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DAILY PLANNER

THE ITEM

SATURDAY, NOVEMBER 30, 2013

SANTA from Page A1 for all that time will pass on his suit and some of this holiday season’s responsibilities to his 18-year-old son Jordan Duggan. Now, you can’t just put on the suit and figure it out as you go. Joey made sure his son was properly prepped for the job. In previous years, Jordan has helped with events when his dad was unable to attend. Jordan said there were times when his father had a number of events lined up and no one to fill in for him, so he stepped up and made the Santa appearance. “There were times when my schedule would conflict with Santa’s schedule, and I would ask my son if he wanted to help out,” Joey explained. In his many years as Santa, Joey said some children’s requests have surprised him, but there’s a method to it that he’ll be sure to teach his son. “I think the most important thing to do as Santa Claus is to listen. It’s amazing what kids will tell you,” Joey said. “With this being a military town, I’ve had children ask anything from, ‘Can you bring my parent home from overseas?’ and sometimes they’ll ask for peace in the world. Sometimes they’ll catch you off guard and really make you think a little. A lot of times I remind them that their parents are protecting the country and protecting Santa, and I tell them to remember to thank their parents for protecting us. “Something I’ve learned — and I’ll tell my son this — is that you can look at the parent and get an idea of what your response should be.” Joey first stepped into the role of Santa when he worked for the Sumter Recreation Department. When he started working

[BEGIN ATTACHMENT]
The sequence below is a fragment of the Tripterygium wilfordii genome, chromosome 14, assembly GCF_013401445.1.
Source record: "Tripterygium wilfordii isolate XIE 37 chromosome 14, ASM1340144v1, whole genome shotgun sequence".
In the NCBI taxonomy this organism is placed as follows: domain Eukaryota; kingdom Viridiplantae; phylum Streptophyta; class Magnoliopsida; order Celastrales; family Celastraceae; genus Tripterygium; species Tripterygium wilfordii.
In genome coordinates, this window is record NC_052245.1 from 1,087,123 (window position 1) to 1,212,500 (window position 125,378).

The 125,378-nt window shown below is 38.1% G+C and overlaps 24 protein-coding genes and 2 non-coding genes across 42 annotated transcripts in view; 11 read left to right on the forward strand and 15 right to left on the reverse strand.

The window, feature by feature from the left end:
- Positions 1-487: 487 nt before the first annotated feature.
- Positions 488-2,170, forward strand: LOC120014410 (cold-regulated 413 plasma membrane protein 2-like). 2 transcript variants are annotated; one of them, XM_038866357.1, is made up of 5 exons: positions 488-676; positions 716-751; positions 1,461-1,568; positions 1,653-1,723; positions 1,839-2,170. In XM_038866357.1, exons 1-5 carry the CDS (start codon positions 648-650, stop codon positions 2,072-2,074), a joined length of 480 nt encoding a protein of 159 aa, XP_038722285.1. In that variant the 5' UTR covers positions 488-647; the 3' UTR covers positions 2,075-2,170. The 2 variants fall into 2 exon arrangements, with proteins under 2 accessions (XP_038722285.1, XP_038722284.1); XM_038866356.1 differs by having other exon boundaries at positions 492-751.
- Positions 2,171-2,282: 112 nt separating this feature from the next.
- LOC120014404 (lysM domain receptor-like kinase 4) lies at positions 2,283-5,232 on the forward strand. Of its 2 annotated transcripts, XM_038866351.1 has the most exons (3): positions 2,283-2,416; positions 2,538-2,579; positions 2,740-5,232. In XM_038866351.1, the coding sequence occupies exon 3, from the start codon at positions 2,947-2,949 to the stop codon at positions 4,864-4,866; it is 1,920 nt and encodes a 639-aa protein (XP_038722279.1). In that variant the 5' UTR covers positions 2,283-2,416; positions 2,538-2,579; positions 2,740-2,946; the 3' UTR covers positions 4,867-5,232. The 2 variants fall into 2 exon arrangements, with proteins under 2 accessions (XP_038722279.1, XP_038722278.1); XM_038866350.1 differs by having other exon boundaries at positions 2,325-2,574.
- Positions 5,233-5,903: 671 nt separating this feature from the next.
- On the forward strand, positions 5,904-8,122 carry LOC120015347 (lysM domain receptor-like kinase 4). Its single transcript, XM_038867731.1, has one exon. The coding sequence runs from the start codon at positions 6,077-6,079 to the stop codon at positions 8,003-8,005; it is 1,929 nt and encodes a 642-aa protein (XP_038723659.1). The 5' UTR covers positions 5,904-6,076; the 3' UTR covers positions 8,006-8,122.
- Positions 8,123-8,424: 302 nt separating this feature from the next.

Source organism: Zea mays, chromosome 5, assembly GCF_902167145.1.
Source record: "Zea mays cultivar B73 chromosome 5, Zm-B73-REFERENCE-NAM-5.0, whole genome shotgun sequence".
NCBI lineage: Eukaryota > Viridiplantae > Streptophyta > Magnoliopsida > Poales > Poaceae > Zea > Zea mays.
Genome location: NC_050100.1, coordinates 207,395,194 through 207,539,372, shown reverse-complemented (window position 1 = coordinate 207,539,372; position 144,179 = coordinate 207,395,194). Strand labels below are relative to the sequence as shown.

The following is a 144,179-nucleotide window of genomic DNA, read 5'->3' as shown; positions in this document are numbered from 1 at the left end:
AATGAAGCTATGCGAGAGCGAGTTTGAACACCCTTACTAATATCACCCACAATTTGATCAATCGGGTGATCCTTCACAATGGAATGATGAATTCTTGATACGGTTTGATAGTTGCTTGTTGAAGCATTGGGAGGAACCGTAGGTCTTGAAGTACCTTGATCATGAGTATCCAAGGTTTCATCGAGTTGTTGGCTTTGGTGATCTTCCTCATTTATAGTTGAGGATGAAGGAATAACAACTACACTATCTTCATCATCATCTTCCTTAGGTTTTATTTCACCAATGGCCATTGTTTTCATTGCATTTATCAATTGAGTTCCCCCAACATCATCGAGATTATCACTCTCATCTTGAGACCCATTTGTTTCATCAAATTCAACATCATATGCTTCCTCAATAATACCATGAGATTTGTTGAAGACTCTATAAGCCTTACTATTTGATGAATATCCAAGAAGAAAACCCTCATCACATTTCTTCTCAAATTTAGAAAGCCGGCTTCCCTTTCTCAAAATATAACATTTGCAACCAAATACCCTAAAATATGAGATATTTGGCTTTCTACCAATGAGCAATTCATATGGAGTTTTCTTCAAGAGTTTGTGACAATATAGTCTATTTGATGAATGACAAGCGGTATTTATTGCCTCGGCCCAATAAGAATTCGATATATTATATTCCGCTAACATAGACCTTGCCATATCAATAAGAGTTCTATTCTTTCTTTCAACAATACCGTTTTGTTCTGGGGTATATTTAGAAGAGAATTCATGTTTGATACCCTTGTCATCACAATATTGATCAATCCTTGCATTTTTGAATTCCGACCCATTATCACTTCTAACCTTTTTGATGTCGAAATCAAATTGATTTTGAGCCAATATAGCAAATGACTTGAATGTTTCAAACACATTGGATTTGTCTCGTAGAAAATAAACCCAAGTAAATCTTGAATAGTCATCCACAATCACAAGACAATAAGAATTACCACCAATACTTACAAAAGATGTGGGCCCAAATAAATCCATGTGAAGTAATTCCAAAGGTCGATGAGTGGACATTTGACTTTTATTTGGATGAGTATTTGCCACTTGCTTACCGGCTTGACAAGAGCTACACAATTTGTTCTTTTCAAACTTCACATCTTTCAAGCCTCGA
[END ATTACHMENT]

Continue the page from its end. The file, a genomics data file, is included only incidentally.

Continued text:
for the city, Swan Lake wanted to have an event with Santa for the children in the city. As the event became popular, Swan Lake created Santa’s Village, where Joey has received some interesting requests from local children. When he’s not listening to holiday requests from children in the Sumter area, Joey is a senior corporal with the Sumter Police Department and a captain with the Sumter Fire Department. He has worked for the city for 24 years and has been with the police department for 22 years. “Between the police, fire and Santa, they don’t know which uniform to expect,” Joey said. Jordan has followed in his father’s footsteps in ways beyond wearing the red suit, recently becoming a part of the city’s fire department. He looks up to him and has many attributes Joey said are needed to rightfully portray Santa. “He’s the reason I’m taking on Santa,” Jordan said. “I’m here because of him, and I’ve never met anybody as loving as he is. He’ll do anything to help other people. I know I got my hands full, but it’s a special job.” So why volunteer to travel the world in a single night to deliver thousands of gifts to children all over the world —metaphorically speaking? “When you’re sitting in that seat and look out at those children, and you see the glow in those children’s eyes who truly believe,” Joey said. “That makes it all worth it.” Children can talk to Santa Claus at Santa’s Village in the Heath Pavilion at Swan Lake from 6 to 8 p.m. Fridays and Saturdays beginning Dec. 6 and continuing through Dec. 21.